Open Letter To American Men About Women, Love & Power


Suzanne Venker Author and Cultural Critic
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Believe me when I say I feel your pain. Ever since I wrote The War on Men, back in 2012, I’ve heard from folks across the country and beyond; and there’s just no question that modern-day couples are locked in a perpetual power struggle. No one seems to know what his or her role is anymore—it’s all so ambiguous. The sexes are supposed to be “equal,” but that’s one of those things that sounds good on the surface but doesn’t square with reality. If it did, men and women would be getting along famously.

I’d like to offer some insight, if I may, as to why there’s so much confusion. Women aren’t trying to make love difficult; they’ve simply been raised to believe they can do anything a man can do. To be sure, this has helped them get ahead in the marketplace. But it offers nothing about how to love and get along with a man. On that score, women are shooting blanks; and you’ve been caught in the crosshairs.

I can’t count the number of men I’ve heard from who want to know what women want. They say women ask them to be sensitive and kind or even “enlightened” on the home front, but when they comply, women seem bothered by it or are still unhappy. Here’s just one example from a man named Tom:

I love my wife very much but in doing so I’ve become perhaps her servant (housework, childcare, sex) and less her man. I’ve always wondered that perhaps being a loving and stronger man would be better for her. Reaching to what you are perhaps suggesting is deep down her desire for a real man.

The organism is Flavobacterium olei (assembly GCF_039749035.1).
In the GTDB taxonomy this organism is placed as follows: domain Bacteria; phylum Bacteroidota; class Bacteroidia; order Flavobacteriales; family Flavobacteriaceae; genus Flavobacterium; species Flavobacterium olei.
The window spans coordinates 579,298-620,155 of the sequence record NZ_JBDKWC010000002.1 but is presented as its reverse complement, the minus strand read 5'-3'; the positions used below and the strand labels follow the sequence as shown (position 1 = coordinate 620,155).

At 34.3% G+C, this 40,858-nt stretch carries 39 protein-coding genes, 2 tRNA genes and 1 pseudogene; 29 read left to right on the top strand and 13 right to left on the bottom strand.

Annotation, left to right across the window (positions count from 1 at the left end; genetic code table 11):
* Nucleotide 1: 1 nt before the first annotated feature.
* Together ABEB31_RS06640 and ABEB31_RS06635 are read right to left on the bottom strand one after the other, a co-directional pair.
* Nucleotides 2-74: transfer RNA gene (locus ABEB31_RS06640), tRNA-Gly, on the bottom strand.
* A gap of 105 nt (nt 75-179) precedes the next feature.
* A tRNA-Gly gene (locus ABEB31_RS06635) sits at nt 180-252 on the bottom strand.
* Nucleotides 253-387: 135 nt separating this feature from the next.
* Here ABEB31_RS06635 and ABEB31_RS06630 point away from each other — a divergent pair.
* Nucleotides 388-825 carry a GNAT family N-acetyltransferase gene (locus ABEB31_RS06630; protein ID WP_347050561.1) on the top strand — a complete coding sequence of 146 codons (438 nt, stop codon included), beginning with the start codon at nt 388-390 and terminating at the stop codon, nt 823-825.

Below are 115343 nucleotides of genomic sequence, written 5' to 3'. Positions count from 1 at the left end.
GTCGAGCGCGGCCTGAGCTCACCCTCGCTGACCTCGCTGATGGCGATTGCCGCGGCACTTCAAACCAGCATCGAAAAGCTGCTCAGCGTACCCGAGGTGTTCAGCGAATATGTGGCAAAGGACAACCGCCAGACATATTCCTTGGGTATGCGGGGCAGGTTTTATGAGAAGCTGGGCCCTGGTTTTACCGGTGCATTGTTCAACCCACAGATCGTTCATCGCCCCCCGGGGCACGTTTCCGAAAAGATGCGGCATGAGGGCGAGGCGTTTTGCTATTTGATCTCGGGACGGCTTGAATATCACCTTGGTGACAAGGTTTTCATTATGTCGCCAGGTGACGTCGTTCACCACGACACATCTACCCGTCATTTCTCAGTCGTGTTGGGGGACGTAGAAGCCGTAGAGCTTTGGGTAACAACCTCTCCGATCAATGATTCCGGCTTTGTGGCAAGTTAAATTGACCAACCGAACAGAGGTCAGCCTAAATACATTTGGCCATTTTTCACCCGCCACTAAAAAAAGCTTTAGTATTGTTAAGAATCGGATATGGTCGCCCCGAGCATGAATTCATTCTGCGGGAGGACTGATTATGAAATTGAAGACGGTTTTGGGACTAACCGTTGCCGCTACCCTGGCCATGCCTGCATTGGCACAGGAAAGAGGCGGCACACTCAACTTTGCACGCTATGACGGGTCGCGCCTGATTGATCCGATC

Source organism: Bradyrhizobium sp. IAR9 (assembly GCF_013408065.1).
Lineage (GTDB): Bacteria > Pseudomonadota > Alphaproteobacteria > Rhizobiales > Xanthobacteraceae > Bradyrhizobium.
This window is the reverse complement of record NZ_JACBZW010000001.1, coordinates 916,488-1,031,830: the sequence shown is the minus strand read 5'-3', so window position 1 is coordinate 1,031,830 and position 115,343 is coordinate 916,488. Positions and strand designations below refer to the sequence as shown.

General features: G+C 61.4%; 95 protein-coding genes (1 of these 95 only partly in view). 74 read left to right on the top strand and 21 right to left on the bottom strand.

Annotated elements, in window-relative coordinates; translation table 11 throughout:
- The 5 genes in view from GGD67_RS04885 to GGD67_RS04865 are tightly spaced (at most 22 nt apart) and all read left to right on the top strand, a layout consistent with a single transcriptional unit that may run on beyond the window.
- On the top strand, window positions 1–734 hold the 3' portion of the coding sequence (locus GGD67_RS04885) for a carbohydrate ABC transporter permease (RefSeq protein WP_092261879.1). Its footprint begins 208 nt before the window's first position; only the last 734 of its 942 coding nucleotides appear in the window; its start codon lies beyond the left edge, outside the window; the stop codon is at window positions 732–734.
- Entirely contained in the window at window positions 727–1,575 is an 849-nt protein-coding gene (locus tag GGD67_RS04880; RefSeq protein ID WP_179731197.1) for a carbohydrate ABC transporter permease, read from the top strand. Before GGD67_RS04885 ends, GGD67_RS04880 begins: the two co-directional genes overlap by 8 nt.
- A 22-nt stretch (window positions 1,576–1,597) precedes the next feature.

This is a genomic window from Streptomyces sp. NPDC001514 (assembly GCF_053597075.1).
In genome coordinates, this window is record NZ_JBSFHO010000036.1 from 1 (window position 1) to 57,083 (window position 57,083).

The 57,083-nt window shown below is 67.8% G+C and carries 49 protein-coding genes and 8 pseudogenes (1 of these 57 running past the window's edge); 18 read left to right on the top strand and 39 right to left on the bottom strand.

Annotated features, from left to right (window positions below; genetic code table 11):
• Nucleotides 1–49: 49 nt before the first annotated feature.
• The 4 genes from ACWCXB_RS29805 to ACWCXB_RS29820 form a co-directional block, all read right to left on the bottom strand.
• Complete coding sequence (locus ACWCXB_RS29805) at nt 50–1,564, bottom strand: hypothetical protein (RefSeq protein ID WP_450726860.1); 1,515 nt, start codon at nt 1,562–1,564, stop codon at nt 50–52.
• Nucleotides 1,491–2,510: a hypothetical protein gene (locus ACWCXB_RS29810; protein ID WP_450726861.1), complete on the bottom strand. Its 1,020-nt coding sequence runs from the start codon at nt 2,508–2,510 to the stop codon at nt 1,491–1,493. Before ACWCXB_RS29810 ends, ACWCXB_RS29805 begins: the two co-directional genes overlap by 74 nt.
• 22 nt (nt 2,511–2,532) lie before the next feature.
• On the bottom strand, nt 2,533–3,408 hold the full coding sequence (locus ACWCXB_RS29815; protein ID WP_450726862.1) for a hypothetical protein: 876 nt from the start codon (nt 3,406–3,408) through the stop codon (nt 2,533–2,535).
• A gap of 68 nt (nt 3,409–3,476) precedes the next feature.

My problem has been that she is an alpha, and I love her even though I’m tired of the power struggle. I don’t want to go about this like I’m breaking in a horse. I don’t want to win every time. I want a partner.

But I feel like my actions of love are perhaps enabling. Then I feel like husbands I know who aren’t serving so much or some that are real ‘dicks’ have their wives clinging to them, and it sounds like the sex is good. Because although they might err on the side of being a jerk, if their firmness is demanding, respect seems to drive their woman closer.

I just wonder if she’d be happier if I lovingly put my foot down. I know how to do that with my kids, and I know they’re better for it. I wonder if that’s what I need to do for my wife, but then it seems like I’m treating her like a child. I just don’t know!

Tom is not alone. That’s the precise dynamic being played out in countless marriages and relationships today. Women say they want their relationships to be equal, but they don’t. Not really. (For an in-depth analysis as to why this is so, here’s an excellent article on the subject.) Of course the sexes are equal in value, but that needn’t translate to men and women behaving in identical fashion, which is how Americans have been taught to think about gender relations.